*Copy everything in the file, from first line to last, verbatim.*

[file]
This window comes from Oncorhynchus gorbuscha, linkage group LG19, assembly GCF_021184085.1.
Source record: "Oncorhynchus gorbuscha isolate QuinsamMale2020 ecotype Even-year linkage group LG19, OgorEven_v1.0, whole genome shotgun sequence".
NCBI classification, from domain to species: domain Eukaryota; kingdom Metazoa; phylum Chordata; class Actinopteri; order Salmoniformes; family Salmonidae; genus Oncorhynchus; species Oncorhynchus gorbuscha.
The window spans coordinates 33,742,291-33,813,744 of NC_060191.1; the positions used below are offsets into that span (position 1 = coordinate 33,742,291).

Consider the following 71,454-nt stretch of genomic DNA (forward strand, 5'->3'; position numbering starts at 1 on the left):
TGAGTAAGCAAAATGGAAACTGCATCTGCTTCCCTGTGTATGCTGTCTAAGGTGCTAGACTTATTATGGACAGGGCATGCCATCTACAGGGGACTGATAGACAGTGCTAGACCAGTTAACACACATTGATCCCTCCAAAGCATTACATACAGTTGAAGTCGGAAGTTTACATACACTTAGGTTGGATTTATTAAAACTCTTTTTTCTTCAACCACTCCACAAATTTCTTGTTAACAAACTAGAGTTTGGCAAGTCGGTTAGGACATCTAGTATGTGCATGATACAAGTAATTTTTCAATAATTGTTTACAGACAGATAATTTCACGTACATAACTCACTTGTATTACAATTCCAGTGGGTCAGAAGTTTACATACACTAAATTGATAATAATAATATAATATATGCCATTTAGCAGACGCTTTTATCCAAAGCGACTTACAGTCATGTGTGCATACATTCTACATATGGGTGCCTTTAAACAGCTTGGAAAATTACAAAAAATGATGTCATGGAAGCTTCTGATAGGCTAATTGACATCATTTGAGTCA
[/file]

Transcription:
This window comes from Oncorhynchus gorbuscha, linkage group LG19, assembly GCF_021184085.1.
Source record: "Oncorhynchus gorbuscha isolate QuinsamMale2020 ecotype Even-year linkage group LG19, OgorEven_v1.0, whole genome shotgun sequence".
NCBI classification, from domain to species: domain Eukaryota; kingdom Metazoa; phylum Chordata; class Actinopteri; order Salmoniformes; family Salmonidae; genus Oncorhynchus; species Oncorhynchus gorbuscha.
The window spans coordinates 33,742,291-33,813,744 of NC_060191.1; the positions used below are offsets into that span (position 1 = coordinate 33,742,291).

Consider the following 71,454-nt stretch of genomic DNA (forward strand, 5'->3'; position numbering starts at 1 on the left):
TGAGTAAGCAAAATGGAAACTGCATCTGCTTCCCTGTGTATGCTGTCTAAGGTGCTAGACTTATTATGGACAGGGCATGCCATCTACAGGGGACTGATAGACAGTGCTAGACCAGTTAACACACATTGATCCCTCCAAAGCATTACATACAGTTGAAGTCGGAAGTTTACATACACTTAGGTTGGATTTATTAAAACTCTTTTTTCTTCAACCACTCCACAAATTTCTTGTTAACAAACTAGAGTTTGGCAAGTCGGTTAGGACATCTAGTATGTGCATGATACAAGTAATTTTTCAATAATTGTTTACAGACAGATAATTTCACGTACATAACTCACTTGTATTACAATTCCAGTGGGTCAGAAGTTTACATACACTAAATTGATAATAATAATATAATATATGCCATTTAGCAGACGCTTTTATCCAAAGCGACTTACAGTCATGTGTGCATACATTCTACATATGGGTGCCTTTAAACAGCTTGGAAAATTACAAAAAATGATGTCATGGAAGCTTCTGATAGGCTAATTGACATCATTTGAGTCA